6. Kiyohiko G. Nishimura & Junko Ishikawa, 2017. "Understanding Macroeconomic Statistics: An “Ideal-Type†Economy Approach," CARF F-Series CARF-F-424, Center for Advanced Research in Finance, Faculty of Economics, The University of Tokyo.
    7. Partha Dasgupta, 2009. "The Welfare Economic Theory of Green National Accounts," Environmental & Resource Economics, Springer;European Association of Environmental and Resource Economists, vol. 42(1), pages 3-38, January.
    8. repec:eee:resene:v:51:y:2018:i:c:p:18-27 is not listed on IDEAS
    9. Frederick van der Ploeg, 2007. "Genuine Saving and the Voracity Effect," Economics Working Papers ECO2007/38, European University Institute.
    10. Hillinger, Claude, 2008. "Measuring Real Value and Inflation," Economics - The Open-Access, Open-Assessment E-Journal, Kiel Institute for the World Economy (IfW), vol. 2, pages 1-26.
    11. Geir Asheim & Taoyuan Wei, 2009. "Sectoral Income," Environmental & Resource Economics, Springer;European Association of Environmental and Resource Economists, vol. 42(1), pages 65-87, January.
    12. van der Ploeg, Frederick, 2006. "Challenges and Opportunities for Resource Rich Economies," CEPR Discussion Papers 5688, C.E.P.R. Discussion Papers.
    13. Susanto Basu & Luigi Pascali & Fabio Schiantarelli & Luis Serven, 2012. "Productivity and the Welfare of Nations," Working Papers 621, Barcelona Graduate School of Economics.
    14. Asheim, Geir B. & Hartwick, John M., 2011. "Anomalies in green national accounting," Ecological Economics, Elsevier, vol. 70(12), pages 2303-2307.
    15. Charles R. Hulten & Paul Schreyer, 2010. "GDP, Technical Change, and the Measurement of Net Income: the Weitzman Model Revisited," NBER Working Papers 16010, National Bureau of Economic Research, Inc.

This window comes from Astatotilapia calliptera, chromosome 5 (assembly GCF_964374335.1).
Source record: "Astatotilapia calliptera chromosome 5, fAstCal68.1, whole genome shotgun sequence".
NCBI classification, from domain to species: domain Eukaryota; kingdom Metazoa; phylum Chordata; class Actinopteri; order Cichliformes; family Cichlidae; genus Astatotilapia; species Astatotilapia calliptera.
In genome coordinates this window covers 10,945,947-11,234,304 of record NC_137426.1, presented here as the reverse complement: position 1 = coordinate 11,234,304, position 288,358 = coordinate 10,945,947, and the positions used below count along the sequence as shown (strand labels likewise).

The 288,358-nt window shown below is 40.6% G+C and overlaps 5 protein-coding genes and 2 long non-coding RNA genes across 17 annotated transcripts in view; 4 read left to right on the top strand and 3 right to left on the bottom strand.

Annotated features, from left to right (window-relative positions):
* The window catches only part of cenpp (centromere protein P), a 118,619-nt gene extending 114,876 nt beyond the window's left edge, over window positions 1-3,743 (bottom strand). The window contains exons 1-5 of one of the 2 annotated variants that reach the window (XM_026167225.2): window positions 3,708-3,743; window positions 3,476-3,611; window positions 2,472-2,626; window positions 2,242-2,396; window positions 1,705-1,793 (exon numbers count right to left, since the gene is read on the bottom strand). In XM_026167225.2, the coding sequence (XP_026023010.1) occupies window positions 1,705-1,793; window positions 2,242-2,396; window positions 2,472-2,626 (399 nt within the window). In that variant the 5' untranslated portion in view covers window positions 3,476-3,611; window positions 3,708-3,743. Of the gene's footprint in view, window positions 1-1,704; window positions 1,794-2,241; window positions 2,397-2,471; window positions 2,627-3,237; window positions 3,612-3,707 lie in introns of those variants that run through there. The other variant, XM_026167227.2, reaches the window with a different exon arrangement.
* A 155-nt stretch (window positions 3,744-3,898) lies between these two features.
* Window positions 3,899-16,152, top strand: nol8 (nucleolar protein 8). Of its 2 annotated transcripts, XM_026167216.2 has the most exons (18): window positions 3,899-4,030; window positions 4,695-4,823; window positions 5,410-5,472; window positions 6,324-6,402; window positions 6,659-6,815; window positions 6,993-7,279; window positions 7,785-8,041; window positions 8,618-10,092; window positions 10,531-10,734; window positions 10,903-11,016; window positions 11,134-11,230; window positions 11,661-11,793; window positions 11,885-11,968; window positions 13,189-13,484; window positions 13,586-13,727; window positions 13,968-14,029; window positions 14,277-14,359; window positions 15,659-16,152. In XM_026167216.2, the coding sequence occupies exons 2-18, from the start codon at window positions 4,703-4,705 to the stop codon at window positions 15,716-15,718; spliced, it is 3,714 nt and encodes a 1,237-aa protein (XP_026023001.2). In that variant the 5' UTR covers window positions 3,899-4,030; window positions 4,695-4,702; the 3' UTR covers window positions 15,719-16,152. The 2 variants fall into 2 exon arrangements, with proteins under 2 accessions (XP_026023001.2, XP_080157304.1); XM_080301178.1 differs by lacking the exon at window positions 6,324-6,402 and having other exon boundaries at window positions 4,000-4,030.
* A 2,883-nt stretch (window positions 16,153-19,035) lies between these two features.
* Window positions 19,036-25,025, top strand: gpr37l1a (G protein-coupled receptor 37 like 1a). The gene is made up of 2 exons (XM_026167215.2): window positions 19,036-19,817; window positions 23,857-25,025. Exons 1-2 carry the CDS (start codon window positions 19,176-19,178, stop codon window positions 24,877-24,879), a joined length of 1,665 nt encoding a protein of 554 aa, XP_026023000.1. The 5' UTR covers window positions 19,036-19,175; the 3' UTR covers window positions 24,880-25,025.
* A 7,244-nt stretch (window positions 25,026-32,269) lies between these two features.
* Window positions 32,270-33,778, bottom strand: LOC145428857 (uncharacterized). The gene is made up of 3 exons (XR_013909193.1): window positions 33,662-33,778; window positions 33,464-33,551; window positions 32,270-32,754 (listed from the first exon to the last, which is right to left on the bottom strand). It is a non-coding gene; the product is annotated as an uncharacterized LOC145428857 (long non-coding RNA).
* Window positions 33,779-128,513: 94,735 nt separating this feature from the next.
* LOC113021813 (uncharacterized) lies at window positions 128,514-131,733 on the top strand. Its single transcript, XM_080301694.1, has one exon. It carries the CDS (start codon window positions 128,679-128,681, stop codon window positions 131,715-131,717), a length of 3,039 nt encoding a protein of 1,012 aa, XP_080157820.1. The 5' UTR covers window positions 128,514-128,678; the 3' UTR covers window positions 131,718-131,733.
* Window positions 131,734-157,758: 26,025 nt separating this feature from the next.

16. Taoyuan Wei, 2012. "Capital Gains and Income Arising from Nonrenewable Resources," Environmental & Resource Economics, Springer;European Association of Environmental and Resource Economists, vol. 52(2), pages 293-300, June.
    17. Birčiaková, Naďa & Antošová, Veronika & Stávková, Jana, 2013. "Has the level of achieved education affected the income of Czech households," MPRA Paper 48846, University Library of Munich, Germany.
    18. Frederick van der Ploeg, 2009. "Rapacious Resource Depletion and Excessive Investment Fuelled by Rival Factions and Insecure Property Rights," OxCarre Working Papers 016, Oxford Centre for the Analysis of Resource Rich Economies, University of Oxford.
    19. Bram Edens, 2013. "Depletion: Bridging the Gap Between Theory and Practice," Environmental & Resource Economics, Springer;European Association of Environmental and Resource Economists, vol. 54(3), pages 419-441, March.